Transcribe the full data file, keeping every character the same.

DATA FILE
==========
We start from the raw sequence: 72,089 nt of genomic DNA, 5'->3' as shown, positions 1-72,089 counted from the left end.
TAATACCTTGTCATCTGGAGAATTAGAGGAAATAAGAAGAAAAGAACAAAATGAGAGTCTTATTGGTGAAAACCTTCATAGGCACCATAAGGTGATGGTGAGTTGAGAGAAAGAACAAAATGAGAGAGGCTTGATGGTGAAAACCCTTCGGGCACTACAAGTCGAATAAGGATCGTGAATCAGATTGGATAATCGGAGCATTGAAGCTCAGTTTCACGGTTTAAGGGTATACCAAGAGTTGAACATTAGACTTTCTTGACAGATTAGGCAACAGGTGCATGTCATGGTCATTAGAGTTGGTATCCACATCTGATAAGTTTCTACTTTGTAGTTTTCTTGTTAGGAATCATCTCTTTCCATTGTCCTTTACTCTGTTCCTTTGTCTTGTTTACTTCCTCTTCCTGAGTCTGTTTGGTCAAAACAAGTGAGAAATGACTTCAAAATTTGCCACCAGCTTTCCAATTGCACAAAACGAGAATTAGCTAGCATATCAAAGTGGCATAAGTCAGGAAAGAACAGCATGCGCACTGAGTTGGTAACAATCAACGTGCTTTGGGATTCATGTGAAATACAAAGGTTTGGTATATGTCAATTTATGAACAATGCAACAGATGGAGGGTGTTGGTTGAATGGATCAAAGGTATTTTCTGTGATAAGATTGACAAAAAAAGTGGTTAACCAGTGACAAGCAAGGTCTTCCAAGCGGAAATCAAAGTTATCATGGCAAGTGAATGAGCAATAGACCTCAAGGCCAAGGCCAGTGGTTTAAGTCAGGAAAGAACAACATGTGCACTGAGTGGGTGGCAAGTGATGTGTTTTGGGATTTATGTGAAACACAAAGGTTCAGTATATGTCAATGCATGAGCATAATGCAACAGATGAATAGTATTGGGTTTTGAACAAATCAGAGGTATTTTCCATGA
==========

We start from the raw sequence: 72,089 nt of genomic DNA, 5'->3' as shown, positions 1-72,089 counted from the left end.
TAATACCTTGTCATCTGGAGAATTAGAGGAAATAAGAAGAAAAGAACAAAATGAGAGTCTTATTGGTGAAAACCTTCATAGGCACCATAAGGTGATGGTGAGTTGAGAGAAAGAACAAAATGAGAGAGGCTTGATGGTGAAAACCCTTCGGGCACTACAAGTCGAATAAGGATCGTGAATCAGATTGGATAATCGGAGCATTGAAGCTCAGTTTCACGGTTTAAGGGTATACCAAGAGTTGAACATTAGACTTTCTTGACAGATTAGGCAACAGGTGCATGTCATGGTCATTAGAGTTGGTATCCACATCTGATAAGTTTCTACTTTGTAGTTTTCTTGTTAGGAATCATCTCTTTCCATTGTCCTTTACTCTGTTCCTTTGTCTTGTTTACTTCCTCTTCCTGAGTCTGTTTGGTCAAAACAAGTGAGAAATGACTTCAAAATTTGCCACCAGCTTTCCAATTGCACAAAACGAGAATTAGCTAGCATATCAAAGTGGCATAAGTCAGGAAAGAACAGCATGCGCACTGAGTTGGTAACAATCAACGTGCTTTGGGATTCATGTGAAATACAAAGGTTTGGTATATGTCAATTTATGAACAATGCAACAGATGGAGGGTGTTGGTTGAATGGATCAAAGGTATTTTCTGTGATAAGATTGACAAAAAAAGTGGTTAACCAGTGACAAGCAAGGTCTTCCAAGCGGAAATCAAAGTTATCATGGCAAGTGAATGAGCAATAGACCTCAAGGCCAAGGCCAGTGGTTTAAGTCAGGAAAGAACAACATGTGCACTGAGTGGGTGGCAAGTGATGTGTTTTGGGATTTATGTGAAACACAAAGGTTCAGTATATGTCAATGCATGAGCATAATGCAACAGATGAATAGTATTGGGTTTTGAACAAATCAGAGGTATTTTCCATGA